Technology Adopotion Life Cycle

  Innovators (I)

The enthusiasts who like technology for its own sake.

Early Adopters (EA)

Those who have the vision to adopt an emerging technology to an opportunity that is important to them.

The Chasm (C)

Time gap in technology adoption, which is between the early adopters and the pragmatists.

 Pragmatists (P)
Early Majority

 Early majority pragmatists are the solid citizens who do not like to take the risks of pioneering, but are   ready   to see the advantages of tested technologies. They are the beginning of a mass market.

 Pragmatists (P)
Late Majority

Late majority pragmatists, who represent about one-third of available customers, dislike discontinuous innovations and believe in tradition rather than progress. They buy high-technology products reluctantly and do not expect to like them.

Traditionalists / Laggards

Traditionalists (laggards) do not engage with high technology products - except to block them. They perform the valuable service of pointing out regularly the discrepancies between the day-to-day reality of the product and the claims made for it.

According to Moore, the most important time gap in technology adoption, which he calls the Chasm, is between the early adopters and the early majority pragmatists. Many high tech companies have floundered in the chasm, just after volume starts to rise at the end of the early adoption phase. All too often, sales suddenly dry up if the early majority (mainstream customer) does not buy.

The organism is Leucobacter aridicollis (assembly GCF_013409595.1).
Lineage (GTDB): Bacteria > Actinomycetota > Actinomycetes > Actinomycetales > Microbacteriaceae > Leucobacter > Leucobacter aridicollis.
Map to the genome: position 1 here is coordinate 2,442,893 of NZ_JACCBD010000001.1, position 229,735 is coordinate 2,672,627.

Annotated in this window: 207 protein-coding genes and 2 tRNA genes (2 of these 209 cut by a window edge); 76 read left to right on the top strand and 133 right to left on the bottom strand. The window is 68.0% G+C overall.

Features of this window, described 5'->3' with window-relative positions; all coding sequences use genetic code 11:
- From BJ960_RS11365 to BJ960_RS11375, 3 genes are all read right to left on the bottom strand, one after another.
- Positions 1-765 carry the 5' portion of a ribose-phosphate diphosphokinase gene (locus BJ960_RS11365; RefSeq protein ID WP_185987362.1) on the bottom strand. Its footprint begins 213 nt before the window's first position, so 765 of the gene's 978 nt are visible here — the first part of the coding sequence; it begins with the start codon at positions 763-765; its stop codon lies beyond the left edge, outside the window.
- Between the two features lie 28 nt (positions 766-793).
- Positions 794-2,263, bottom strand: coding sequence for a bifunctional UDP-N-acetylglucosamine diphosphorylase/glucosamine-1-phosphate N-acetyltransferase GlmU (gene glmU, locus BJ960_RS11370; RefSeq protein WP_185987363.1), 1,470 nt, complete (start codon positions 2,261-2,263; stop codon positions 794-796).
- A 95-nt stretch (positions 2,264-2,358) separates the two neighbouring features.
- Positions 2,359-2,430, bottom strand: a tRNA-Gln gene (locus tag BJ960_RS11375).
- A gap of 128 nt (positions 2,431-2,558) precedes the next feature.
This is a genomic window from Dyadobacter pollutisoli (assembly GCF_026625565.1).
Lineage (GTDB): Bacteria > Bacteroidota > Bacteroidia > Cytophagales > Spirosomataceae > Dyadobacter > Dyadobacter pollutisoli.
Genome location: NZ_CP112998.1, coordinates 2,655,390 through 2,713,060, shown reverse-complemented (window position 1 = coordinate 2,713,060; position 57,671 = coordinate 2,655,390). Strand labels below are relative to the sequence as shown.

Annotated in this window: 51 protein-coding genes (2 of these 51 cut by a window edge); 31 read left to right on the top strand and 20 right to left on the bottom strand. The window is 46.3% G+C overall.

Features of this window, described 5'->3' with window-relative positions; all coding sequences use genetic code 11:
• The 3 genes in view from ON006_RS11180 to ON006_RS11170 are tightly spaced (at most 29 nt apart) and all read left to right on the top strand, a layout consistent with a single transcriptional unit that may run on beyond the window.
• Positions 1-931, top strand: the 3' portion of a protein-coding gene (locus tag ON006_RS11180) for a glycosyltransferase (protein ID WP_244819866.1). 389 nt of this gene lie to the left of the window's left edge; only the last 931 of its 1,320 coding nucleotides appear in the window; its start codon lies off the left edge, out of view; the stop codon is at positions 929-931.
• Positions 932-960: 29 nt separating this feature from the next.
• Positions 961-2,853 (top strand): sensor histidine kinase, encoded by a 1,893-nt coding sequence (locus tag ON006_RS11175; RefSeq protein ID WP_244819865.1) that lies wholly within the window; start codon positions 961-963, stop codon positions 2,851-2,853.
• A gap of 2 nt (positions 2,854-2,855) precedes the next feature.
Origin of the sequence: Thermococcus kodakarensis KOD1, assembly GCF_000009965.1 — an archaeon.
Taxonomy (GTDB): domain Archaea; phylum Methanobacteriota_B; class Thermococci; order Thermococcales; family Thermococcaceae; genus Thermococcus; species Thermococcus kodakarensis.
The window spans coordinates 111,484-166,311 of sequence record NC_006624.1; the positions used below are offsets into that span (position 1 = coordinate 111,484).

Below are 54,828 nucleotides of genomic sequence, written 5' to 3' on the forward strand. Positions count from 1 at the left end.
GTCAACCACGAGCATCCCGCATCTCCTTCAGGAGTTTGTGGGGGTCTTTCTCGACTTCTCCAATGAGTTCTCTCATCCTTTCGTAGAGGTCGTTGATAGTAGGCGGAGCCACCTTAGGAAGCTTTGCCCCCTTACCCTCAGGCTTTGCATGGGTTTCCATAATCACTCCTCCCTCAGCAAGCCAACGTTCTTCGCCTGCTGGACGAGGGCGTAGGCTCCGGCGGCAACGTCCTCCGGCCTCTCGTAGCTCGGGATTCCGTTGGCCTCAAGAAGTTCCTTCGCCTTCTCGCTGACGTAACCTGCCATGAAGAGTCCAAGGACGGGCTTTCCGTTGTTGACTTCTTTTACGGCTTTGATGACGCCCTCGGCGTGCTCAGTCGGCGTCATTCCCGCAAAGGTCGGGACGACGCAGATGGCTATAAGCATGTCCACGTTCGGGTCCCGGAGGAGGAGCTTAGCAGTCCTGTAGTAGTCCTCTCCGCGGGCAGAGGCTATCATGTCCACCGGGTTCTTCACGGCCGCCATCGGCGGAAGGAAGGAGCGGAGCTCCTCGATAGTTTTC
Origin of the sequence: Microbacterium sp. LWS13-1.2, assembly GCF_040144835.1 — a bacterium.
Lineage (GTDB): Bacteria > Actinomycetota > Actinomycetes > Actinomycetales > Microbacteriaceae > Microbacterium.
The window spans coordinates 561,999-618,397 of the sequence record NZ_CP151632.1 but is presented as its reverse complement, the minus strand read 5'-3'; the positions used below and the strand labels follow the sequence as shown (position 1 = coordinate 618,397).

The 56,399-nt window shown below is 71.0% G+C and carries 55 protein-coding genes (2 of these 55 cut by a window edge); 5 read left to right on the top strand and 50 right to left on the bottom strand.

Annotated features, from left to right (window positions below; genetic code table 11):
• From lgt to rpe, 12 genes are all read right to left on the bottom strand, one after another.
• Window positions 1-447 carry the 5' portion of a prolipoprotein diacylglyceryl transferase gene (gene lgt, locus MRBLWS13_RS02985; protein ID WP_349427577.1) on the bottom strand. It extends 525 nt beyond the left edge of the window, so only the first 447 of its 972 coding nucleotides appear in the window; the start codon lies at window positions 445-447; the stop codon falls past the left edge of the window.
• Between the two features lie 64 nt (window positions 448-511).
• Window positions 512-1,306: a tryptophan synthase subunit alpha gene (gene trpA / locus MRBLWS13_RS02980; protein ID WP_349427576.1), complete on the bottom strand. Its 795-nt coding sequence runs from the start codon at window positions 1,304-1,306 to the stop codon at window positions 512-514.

The behavior of the consumer market is clear. Some consumers will always be attracted to new technology for its own sake (the innovators). Others will quickly see the useful benefits and will risk buying the new product and endure the high expense and the early bugs (the early adopters). The key question is: Will the pragmatic solid citizens, on whom the success of the manufacturer and retailer depend, be attracted to form an early majority of users?

Moore suggests that high tech companies who successfully cross the chasm first establish a niche in the mass market from which they can expand. Moore recommends developing scenarios by assessing, for example, what a particular delivery technology could give to distinct groups of customers in the way of useful product applications. The purpose is to tune a particular combination of the triad of form, function and product design into a powerful value proposition. If that is achieved, then those consumers will have a compelling reason to adopt the technology.